The first thing a visitor may notice after stepping on board the sloop-of-war USS Constellation is the smell. The air belowdecks is heavy with the aroma of fresh pitch and hewn fir and ipe wood, because much of her is quite new. Ongoing restoration work is bringing the Constellation back to shipshape, and new exhibits have given a breath of fresh, pitch-perfumed air back to the once-neglected vessel—the last all-sail ship designed and built for the U.S. Navy.
Docked in Baltimore’s Inner Harbor since 1968, she was to be the centerpiece of a revitalized, renewed downtown. Time, lack of funds, and neglect took their toll, requiring extensive renovations and drydocking in the late 1990s to stabilize her structure. Today, the Constellation is under the stewardship of Historic Ships in Baltimore, which also oversees the submarine Torsk (SS-423), Treasury-class Coast Guard cutter Taney (WHEC-37), lightship Chesapeake (WLV-538), and the Seven Foot Knoll Lighthouse.
While most of Historic Ships’ vessels have connections to Baltimore, the Constellation’s links to the city are tenuous. She was built in Norfolk in 1853, but for many years it was thought that she had been reconstructed from her 1797 Baltimore-built frigate namesake. That school of thought prevailed in 1914 when Assistant Secretary of the Navy Franklin D. Roosevelt ordered that the Constellation be restored “as she appeared in 1814. . . . to include only such general details would be noticed by the layman.” She remained in this much-altered configuration and was interpreted in that fashion for many years.
But newer scholarship and ongoing reconstruction are giving this veteran back her identity as the 1854 sloop-of-war she is. She served in the Civil War, and later as a training ship at the U.S. Naval Academy in Annapolis and at Newport, and the Constellation’s interpretative guides and signage do well in telling her story and the story of the Civil War–era Navy.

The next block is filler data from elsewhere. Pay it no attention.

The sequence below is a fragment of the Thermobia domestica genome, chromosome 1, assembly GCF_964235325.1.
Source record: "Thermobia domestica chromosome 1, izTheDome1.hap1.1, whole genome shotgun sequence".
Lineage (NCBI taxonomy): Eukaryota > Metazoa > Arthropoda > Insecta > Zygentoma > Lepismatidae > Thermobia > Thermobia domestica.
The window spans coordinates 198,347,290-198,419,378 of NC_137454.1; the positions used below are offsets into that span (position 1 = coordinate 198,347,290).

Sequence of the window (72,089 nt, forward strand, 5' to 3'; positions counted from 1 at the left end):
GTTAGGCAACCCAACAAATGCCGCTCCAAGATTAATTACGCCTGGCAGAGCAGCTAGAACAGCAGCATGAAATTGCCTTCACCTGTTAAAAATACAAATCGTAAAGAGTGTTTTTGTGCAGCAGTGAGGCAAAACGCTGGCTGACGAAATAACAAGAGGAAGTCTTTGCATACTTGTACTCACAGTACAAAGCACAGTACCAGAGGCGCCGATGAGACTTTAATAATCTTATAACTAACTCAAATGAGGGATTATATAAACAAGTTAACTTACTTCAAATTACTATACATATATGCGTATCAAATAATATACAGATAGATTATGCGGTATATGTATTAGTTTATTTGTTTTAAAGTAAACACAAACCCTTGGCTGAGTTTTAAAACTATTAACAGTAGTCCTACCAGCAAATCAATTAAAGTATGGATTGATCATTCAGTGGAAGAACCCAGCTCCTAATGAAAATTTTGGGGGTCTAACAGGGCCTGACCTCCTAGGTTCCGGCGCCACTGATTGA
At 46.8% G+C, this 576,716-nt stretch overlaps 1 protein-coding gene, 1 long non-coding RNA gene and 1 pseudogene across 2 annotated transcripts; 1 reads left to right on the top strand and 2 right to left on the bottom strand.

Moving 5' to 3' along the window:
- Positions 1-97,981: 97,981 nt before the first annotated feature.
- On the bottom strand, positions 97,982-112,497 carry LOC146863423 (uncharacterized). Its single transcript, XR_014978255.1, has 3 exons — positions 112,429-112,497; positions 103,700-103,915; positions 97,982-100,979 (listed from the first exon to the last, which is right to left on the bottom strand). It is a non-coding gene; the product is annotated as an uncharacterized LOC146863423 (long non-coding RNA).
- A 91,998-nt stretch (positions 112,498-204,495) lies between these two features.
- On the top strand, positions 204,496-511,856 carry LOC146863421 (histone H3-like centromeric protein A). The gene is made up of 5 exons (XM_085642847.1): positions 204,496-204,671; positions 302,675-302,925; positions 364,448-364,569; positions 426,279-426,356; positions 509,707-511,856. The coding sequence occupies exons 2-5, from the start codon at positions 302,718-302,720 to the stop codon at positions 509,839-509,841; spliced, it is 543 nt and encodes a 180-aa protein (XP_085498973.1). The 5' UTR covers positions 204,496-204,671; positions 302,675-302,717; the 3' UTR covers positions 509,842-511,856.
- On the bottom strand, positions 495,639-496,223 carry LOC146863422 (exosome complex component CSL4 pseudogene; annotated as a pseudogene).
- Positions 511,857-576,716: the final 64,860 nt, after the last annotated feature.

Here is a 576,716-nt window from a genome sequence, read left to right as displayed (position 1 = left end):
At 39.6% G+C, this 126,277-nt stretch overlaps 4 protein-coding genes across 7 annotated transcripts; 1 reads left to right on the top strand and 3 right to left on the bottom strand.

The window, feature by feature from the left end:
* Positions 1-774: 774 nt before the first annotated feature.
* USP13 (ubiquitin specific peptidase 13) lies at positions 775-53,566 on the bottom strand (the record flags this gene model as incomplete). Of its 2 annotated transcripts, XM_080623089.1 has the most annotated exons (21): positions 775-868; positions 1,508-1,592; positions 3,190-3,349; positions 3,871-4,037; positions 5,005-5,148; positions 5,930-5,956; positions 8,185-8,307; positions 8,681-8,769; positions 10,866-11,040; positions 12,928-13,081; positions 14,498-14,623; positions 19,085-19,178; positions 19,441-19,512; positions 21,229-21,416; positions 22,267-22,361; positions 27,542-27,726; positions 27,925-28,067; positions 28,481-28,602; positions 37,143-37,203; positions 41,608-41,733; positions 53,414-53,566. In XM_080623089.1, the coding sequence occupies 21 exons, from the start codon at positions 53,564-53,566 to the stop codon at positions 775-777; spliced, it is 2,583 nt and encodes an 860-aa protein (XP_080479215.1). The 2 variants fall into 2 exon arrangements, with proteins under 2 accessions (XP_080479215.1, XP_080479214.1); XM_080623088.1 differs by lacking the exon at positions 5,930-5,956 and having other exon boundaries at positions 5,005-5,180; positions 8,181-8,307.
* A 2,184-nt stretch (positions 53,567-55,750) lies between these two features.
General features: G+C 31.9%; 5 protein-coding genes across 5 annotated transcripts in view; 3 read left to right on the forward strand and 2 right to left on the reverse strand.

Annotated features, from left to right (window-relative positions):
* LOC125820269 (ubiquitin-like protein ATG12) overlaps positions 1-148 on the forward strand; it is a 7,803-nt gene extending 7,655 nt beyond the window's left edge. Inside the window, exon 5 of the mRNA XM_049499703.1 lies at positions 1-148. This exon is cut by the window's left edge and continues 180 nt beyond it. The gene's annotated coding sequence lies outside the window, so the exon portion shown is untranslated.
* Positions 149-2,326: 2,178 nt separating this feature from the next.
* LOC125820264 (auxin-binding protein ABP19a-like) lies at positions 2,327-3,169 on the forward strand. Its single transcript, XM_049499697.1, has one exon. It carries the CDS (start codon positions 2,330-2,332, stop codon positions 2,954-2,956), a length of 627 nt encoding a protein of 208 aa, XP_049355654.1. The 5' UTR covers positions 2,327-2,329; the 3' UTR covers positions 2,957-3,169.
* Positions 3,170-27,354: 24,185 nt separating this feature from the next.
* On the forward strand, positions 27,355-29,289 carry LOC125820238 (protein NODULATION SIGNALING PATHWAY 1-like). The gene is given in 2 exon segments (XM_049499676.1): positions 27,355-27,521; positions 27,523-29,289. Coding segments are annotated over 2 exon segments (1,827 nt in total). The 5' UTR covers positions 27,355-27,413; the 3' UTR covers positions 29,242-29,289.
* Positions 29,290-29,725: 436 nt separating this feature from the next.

Visitors can see some of her history shoreside in a museum gallery featuring original artifacts and artwork, and can tour nearly every part of her. Both her upper deck and gun deck have been made wheelchair-accessible. Visitors also may listen to an accompanying audio tour.
Guests are treated to her refurbished gun deck with its newest addition, a well-researched and custom-built iron stove—a topic discussed at last year’s Historic Naval Ships Association Conference—while the berth deck features refurbished officer’s quarters and crew hammock spaces. Much of the orlop deck is still under restoration; it is difficult to climb into because of very low headroom but offers an interesting glimpse into the ship’s construction.
The Constellation is a work in progress, and some areas of the ship seemed incomplete, if not empty. It can take a stretch of the imagination to picture how sailors would have lived and worked in some parts of the ship. Interpretive signage makes up for much of this deficit, but her ongoing restoration hopefully will smooth things out. As one of few de facto ambassadors to the public for the history of the all-sail Navy, she does an admirable job.
While restorations continue—to her bilge pump, her brig and orlop deck, and many other areas in and atop her—it will be interesting to see what the future holds for this Civil War veteran.